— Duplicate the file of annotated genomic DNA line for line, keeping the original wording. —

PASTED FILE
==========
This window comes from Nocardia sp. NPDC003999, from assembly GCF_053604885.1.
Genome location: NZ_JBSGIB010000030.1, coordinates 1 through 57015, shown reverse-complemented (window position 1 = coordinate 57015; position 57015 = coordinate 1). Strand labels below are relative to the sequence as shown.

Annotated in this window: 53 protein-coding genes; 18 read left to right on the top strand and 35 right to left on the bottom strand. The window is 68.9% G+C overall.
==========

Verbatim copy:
This window comes from Nocardia sp. NPDC003999, from assembly GCF_053604885.1.
Genome location: NZ_JBSGIB010000030.1, coordinates 1 through 57015, shown reverse-complemented (window position 1 = coordinate 57015; position 57015 = coordinate 1). Strand labels below are relative to the sequence as shown.

Annotated in this window: 53 protein-coding genes; 18 read left to right on the top strand and 35 right to left on the bottom strand. The window is 68.9% G+C overall.